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World's most expensive car park?

World's most expensive car park?

Ports Occupies $2.2 Billion Land

Economist challenges ports company data analysis

Ports of Auckland occupies the most expensive car park in the world*.

If only half of the port’s 61.6 hectares (excluding wharves) was converted to private use, the land would currently be worth around $2.2 billion assuming the value of private CBD land close to the waterfront.

This from a submission to the Auckland Council’s Unitary Plan prepared by independent economist Dr Aaron Schiff on behalf of the Committee for Auckland Limited. The committee is an independent, not-for-profit organisation “established with the aim of making Auckland one of the world's great places to live, work and play”.

In a hard-hitting submission Dr Schiff says that at five per cent growth a year, the opportunity cost of using the Auckland waterfront as a cargo port could be more than $3 billion in 10 years.

The submission says economic information produced by Ports of Auckland to justify its place in the prosperity of Auckland is flawed. It says ports company numbers published in the media focus narrowly on economic impact analysis (EIA) rather than the wider cost-benefit analysis (CBA) of its operations.

“EIA is a flawed and outdated style of analysis that delivers gross rather than net impacts on an economy. In other words, they don’t take in to account wider benefits or costs of their decisions. In the port’s case, this omits a lot of its effects on Auckland and New Zealand,” Dr Schiff says.

The submission says a robust analysis of the port is essential if Aucklanders are to be provided with the true effect of its operations.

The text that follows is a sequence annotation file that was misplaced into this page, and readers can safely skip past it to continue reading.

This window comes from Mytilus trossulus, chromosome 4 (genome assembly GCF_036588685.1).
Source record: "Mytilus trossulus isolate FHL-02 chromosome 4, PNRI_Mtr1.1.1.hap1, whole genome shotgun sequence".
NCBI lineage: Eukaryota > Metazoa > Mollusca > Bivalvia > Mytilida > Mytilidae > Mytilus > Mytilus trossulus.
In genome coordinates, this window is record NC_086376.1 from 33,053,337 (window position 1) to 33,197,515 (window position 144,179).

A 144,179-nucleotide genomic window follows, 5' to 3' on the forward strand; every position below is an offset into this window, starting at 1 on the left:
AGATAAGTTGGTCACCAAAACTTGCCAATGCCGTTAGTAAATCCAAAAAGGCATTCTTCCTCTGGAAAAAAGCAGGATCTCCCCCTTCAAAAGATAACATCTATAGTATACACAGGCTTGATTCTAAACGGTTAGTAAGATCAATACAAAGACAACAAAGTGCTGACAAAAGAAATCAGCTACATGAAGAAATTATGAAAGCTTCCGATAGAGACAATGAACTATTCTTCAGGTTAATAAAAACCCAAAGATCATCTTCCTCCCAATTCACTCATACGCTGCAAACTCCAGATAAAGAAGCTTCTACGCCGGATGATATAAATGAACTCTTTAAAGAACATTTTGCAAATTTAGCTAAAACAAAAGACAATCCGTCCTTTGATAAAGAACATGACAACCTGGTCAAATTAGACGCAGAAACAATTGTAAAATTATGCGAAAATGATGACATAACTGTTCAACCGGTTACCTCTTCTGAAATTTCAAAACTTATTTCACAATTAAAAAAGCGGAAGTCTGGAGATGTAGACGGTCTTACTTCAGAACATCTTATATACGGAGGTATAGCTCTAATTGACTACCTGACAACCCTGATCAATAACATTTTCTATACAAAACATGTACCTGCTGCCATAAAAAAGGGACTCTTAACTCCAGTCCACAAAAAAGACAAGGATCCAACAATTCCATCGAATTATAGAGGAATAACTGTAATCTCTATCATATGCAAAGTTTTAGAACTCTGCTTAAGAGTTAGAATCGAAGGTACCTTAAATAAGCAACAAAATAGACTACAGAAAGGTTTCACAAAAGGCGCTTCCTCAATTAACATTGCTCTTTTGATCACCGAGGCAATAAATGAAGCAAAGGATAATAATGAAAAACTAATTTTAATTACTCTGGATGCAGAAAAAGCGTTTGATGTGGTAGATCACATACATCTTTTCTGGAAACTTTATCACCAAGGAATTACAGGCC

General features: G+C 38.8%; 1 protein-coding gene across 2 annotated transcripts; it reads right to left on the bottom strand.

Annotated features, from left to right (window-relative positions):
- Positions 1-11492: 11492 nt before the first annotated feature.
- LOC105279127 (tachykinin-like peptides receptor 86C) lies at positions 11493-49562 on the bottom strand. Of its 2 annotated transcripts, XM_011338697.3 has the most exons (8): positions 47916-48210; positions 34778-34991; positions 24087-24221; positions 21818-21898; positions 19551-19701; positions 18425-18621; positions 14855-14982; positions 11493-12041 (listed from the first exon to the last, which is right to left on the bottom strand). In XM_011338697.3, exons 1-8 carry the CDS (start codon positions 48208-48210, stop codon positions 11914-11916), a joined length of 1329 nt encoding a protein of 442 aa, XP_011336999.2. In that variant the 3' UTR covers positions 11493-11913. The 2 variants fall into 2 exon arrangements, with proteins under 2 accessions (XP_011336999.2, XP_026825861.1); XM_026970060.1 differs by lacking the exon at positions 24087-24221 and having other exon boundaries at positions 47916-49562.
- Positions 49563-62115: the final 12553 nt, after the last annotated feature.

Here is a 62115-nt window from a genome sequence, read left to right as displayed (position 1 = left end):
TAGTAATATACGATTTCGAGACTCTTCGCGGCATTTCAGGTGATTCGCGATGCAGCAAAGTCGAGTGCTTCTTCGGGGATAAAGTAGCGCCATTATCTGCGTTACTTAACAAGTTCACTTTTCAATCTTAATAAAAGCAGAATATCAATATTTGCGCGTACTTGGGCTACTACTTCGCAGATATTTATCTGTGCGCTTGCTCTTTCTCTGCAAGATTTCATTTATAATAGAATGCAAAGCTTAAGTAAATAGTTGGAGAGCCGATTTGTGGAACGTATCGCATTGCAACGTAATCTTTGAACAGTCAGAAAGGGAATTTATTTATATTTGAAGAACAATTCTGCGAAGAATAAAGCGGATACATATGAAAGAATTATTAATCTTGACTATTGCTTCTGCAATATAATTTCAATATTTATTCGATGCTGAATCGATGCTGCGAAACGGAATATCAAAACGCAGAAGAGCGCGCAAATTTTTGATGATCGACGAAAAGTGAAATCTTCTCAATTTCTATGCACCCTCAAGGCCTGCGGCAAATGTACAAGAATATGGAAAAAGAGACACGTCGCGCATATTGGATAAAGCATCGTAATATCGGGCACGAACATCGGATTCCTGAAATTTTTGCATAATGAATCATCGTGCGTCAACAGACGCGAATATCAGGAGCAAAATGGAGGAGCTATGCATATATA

“It is to be hoped the inevitable and imminent future port study asks the right questions to ensure a balanced and informed decision is made about the future of the port company and the public land it currently occupies.”

Dr Schiff is a freelance economist who uses economics and data analysis to help organisations understand complex issues. He says his analysis of the ports’ quoted figures reveals there is a range of costs associated with the port that have not been fully considered.

The submission says:
• Private CBD land close to the waterfront is currently worth around $7,000/m2. If only 50 per cent of the cargo port’s 61.6 hectares (excluding wharves) was converted to private use the cargo port land would currently be worth around $2.2 billion. At five per cent growth a year, the opportunity cost would be more than $3 billion in 10 years. The latest rating valuation for port land, not counting the wharves, is $414/m2 which values the land at $76m.
• Substantial and ongoing investment in and maintenance of road and rail infrastructure to serve the port is estimated to cost** anywhere between $100 million to $1 billion.
• In economic terms, Auckland’s incessant growth causes an increase in the opportunity cost of having a cargo port in the CBD.
• Cost benefit analysis (CBA) takes in to account effects on the natural environment, human health, safety and the effects of noise and views and forces their consideration.
• CBA can facilitate a much higher quality of debate, which can only lead to better decisions. In contrast, estimates of the total current or future level of port activity provide little or no useful information for decision making because they do not quantify the changes that would occur as a result of a decision.

Dr Schiff says there is no doubt Auckland’s growth is likely to create greater demand for seaport services as well as higher opportunity costs of having a cargo port in the downtown area.

“However, the current and future costs associated with the port have not been carefully studied. A cost-benefit analysis is the best way to assess alternative options for the port in the long term as well as any consented expansion or new constraints on its activities in the short- to medium-term.

“Decisions about the future of the port need to factor in all the relevant costs and benefits to Auckland over a long period of time, and that work simply hasn’t been done,” he says. “I am not opposing the company; I am advocating for an informed decision-making process that delivers the best outcomes for the people of Auckland, both now and in the future,” he says.

* The cost of the loss of other alternatives when one alternative is chosen.
** Auckland Transport’s Integrated Transport Programme - https://at.govt.nz/about-us/transport-plans-strategies/integrated-transport-programme/

* Stories about some of the world’s most expensive carparks:
http://tinyurl.com/mpknrpw - US$1 million car parks in Soho, Manhattan
http://tinyurl.com/opgyq3f - a £500,000 garage in London


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